Girl Scouts fight to change a smoking law

These scouts are making a difference in Aurora.

AURORA, COLO. - Just because the next words in the story are "Girl Scouts" doesn't mean you should start thinking about cookies.

There is a Girl Scout troop in Aurora that is baking up an idea that will outlast the shelf life of your Thin Mints.

"We are working on our Silver Award project and, tonight, we would like to propose some future ordinance for not smoking in a car with a minor present," said Amelia Malchow, from Girl Scout Troop #60789 during a Sept. 25 Aurora City Council meeting.

Malchow, along with Makenna Batcho, Micaela Morrill, Julianna Martin and Sofia Aarestad came up with the idea for the ordinance while trying to earn the Silver Award.

The Silver Award is given to middle school-aged Girl Scouts, who work in small groups to develop an idea that benefits the community while demonstrating knowledge of sustainability.

They're also combining the Silver Award with an effort to earn an environment badge.

"We thought it was a hazard for minors to experience their guardians' smoking," said Batcho.

"It will help minors," said Malchow.

"Be more healthy," said Morrill.

"To not suffer from secondhand smoke, and it's just better for the environment," said Malchow. "The purpose of Girl Scouts is truly to help make the world a better place."

There is precedent for this type of law. Eight states have some form of it.

"It'd be cool if we could get it to the state," said Batcho.

"But it's a big accomplishment if we could just get it at city council," said Malchow.

The states that have enacted laws like this differ in how old the minor can be before it's a crime.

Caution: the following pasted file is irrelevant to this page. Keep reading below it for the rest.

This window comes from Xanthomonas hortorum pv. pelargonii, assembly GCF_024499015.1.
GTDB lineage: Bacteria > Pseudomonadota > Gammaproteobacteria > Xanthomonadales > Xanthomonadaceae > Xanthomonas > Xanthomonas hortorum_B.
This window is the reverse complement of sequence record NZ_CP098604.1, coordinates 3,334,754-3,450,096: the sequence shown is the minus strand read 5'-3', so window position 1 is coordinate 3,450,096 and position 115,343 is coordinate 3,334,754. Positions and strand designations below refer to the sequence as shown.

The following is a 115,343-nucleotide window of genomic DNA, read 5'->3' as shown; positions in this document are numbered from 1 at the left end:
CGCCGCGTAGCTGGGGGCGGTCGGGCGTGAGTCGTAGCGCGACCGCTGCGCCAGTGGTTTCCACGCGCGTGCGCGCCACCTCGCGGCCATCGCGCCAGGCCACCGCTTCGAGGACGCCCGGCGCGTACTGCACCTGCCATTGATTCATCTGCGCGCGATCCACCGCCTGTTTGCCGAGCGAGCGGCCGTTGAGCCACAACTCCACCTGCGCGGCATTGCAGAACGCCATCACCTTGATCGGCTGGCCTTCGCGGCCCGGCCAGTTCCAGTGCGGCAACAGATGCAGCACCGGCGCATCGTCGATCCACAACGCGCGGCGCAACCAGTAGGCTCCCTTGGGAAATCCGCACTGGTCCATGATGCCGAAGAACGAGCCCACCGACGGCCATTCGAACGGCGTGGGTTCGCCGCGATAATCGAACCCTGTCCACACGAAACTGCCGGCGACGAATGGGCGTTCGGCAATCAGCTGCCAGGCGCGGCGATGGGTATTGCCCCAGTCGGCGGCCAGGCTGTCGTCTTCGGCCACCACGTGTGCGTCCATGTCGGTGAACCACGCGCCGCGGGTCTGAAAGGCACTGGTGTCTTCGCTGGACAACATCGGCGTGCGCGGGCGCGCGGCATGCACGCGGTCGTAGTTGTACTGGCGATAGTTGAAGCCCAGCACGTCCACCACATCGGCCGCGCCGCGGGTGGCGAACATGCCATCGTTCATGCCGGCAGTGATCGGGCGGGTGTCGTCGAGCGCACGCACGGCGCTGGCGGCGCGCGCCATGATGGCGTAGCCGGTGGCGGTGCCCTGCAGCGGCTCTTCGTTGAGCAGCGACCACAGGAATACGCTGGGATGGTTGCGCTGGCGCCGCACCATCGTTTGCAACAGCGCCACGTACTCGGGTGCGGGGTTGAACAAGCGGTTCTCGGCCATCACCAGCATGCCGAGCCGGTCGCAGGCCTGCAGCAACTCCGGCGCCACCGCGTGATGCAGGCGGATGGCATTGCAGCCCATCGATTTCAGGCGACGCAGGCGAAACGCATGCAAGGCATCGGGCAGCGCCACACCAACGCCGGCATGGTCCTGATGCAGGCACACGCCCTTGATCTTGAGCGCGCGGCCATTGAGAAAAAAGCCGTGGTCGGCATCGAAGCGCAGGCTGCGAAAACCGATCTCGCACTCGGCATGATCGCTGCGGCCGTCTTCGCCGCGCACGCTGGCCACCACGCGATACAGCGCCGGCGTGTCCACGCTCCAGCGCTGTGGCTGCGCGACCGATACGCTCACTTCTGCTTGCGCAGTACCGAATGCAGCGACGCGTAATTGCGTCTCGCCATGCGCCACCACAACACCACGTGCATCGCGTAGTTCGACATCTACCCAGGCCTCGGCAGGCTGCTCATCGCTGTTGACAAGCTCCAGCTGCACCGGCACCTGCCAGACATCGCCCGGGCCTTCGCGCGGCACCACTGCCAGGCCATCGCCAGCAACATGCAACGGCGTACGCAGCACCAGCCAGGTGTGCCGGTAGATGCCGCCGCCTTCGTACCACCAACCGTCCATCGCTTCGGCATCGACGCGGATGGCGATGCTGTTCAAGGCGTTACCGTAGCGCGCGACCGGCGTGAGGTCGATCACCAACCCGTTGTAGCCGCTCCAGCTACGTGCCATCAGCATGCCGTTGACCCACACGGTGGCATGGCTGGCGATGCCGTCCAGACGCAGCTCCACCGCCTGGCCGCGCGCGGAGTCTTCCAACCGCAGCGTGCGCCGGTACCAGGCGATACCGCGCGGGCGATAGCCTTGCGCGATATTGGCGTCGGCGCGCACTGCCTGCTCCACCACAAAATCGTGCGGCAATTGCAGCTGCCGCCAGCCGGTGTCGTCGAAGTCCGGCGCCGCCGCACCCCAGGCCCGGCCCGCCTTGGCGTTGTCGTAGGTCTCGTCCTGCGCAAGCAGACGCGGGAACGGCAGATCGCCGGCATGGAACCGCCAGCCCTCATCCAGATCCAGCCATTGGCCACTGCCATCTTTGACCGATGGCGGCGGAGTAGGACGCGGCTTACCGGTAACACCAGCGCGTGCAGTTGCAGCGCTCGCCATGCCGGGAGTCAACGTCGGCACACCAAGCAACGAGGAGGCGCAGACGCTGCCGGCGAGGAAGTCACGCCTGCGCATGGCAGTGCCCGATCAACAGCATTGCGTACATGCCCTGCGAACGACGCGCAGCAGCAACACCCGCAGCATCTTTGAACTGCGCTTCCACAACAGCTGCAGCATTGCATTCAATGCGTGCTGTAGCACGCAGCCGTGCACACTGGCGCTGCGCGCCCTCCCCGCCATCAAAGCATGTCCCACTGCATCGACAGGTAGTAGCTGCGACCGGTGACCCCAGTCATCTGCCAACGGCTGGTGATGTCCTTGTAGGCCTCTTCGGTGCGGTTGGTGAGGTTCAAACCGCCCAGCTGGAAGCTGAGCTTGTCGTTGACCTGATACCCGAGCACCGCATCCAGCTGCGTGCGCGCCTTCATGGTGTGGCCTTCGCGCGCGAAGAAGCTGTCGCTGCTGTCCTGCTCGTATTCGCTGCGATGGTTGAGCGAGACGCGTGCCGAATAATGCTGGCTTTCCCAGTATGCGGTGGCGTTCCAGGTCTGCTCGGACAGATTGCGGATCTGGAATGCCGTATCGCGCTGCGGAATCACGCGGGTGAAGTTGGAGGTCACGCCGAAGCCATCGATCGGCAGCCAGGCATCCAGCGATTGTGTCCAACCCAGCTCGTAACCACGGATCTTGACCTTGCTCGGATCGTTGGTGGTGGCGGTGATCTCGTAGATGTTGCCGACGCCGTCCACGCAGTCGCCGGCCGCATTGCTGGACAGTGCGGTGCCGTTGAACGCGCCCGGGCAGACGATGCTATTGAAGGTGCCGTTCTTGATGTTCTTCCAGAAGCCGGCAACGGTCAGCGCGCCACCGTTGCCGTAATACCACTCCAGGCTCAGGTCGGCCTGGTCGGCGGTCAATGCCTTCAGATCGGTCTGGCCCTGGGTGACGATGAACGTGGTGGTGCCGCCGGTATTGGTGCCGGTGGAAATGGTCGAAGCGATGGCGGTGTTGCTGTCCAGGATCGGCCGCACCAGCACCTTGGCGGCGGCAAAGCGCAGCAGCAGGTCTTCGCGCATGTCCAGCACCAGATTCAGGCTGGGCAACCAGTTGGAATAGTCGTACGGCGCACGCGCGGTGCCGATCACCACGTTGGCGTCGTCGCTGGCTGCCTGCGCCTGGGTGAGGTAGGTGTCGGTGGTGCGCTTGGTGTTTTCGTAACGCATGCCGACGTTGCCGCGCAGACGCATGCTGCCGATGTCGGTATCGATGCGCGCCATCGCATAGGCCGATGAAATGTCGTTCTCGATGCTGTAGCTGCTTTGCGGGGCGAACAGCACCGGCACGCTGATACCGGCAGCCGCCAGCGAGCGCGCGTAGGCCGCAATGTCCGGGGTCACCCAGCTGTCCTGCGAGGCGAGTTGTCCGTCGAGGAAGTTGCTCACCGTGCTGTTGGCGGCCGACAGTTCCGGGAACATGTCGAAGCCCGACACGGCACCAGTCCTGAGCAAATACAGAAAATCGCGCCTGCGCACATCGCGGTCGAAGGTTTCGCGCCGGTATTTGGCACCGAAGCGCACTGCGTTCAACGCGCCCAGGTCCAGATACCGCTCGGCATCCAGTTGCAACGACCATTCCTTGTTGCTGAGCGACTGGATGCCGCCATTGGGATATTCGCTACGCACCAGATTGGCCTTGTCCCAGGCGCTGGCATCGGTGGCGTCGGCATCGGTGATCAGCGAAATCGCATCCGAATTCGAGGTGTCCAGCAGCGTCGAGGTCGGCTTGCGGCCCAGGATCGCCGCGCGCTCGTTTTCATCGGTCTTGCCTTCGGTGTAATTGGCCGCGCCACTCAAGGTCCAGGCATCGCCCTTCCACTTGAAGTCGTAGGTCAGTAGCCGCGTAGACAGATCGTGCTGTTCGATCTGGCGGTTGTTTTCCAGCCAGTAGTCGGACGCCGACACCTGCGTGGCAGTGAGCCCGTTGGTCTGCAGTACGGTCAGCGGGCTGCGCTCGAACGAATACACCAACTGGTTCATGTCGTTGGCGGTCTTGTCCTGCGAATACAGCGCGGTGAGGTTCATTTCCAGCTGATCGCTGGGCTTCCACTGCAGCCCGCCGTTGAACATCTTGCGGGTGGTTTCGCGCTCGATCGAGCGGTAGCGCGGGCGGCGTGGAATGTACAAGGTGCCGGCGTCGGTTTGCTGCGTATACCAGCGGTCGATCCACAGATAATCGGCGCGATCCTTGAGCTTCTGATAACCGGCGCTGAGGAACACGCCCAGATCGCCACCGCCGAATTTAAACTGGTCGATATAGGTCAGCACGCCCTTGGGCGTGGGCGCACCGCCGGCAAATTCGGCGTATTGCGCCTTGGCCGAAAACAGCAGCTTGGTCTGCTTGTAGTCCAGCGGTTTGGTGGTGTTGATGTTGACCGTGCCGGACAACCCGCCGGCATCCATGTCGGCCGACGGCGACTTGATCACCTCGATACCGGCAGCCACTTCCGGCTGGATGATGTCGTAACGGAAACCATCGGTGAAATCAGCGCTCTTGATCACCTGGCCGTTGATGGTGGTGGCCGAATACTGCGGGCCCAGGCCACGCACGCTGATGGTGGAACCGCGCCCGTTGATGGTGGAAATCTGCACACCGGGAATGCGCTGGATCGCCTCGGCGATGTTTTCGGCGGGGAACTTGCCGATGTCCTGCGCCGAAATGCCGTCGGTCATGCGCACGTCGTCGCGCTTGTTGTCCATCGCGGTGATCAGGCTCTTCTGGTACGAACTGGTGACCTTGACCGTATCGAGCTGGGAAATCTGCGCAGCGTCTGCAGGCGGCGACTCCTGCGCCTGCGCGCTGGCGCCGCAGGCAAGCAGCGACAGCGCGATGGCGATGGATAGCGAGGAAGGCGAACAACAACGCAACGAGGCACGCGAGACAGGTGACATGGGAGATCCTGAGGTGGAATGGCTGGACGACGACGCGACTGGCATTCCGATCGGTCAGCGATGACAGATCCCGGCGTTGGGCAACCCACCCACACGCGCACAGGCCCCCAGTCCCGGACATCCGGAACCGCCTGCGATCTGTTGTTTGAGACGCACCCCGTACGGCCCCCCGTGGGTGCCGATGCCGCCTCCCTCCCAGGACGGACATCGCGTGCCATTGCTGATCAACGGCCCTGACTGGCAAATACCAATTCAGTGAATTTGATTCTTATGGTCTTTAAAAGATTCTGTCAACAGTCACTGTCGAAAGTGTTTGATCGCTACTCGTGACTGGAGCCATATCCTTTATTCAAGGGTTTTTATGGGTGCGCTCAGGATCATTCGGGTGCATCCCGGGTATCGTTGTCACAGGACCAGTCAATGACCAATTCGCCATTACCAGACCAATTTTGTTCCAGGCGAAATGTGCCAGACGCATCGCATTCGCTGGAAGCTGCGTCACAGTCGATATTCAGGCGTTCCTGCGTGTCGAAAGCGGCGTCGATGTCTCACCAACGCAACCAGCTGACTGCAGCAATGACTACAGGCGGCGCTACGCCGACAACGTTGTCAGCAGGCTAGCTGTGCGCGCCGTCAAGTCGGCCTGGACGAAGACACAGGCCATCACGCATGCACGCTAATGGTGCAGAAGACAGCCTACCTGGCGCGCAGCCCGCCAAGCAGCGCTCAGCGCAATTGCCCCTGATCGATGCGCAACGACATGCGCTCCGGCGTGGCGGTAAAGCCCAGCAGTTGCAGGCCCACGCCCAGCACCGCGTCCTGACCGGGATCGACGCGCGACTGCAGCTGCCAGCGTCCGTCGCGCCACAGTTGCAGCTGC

• Arkansas - 13 and younger
  • California -17 and younger
  • Louisiana - 12 and younger
  • Maine - 15 and younger
  • Oregon - 17 and younger
  • Utah - 15 and younger
  • Vermont - 8 and younger
  • Virginia - 7 and younger

"It's been one of the most gratifying experiences of my service on city council," said Aurora City Councilman Charlie Richardson.

He's presenting the ordinance at the study session, but already has some changes in mind.

Right now, the law would be a primary offense, meaning officers could pull you over if they saw you smoking and suspect your passengers are younger than 18. Even the state's seat belt law requires officers to see another infraction, like speeding, before pulling you over for not wearing a seat belt.

"As part of the legislative process, I'll be working with them to possibly amend the ordinance to a secondary offense," said Richardson. "We would avoid a lot of the questions about whether it should be a reason to be pulled over in the first place."

The scouts also want the fine to be $150, as well as no less than 48 hours of community service.

"I'm going to challenge my colleagues to vote against the Girl Scouts. I hope they think twice," said Richardson.

"If we don't get it through, we'll be disappointed, but we got it this far," said Malchow.

"It'd be cool if we got it passed, but if it doesn't, we still earn (our badge and award) because we went through the process of it," said Batcho.

© 2018 KUSA-TV


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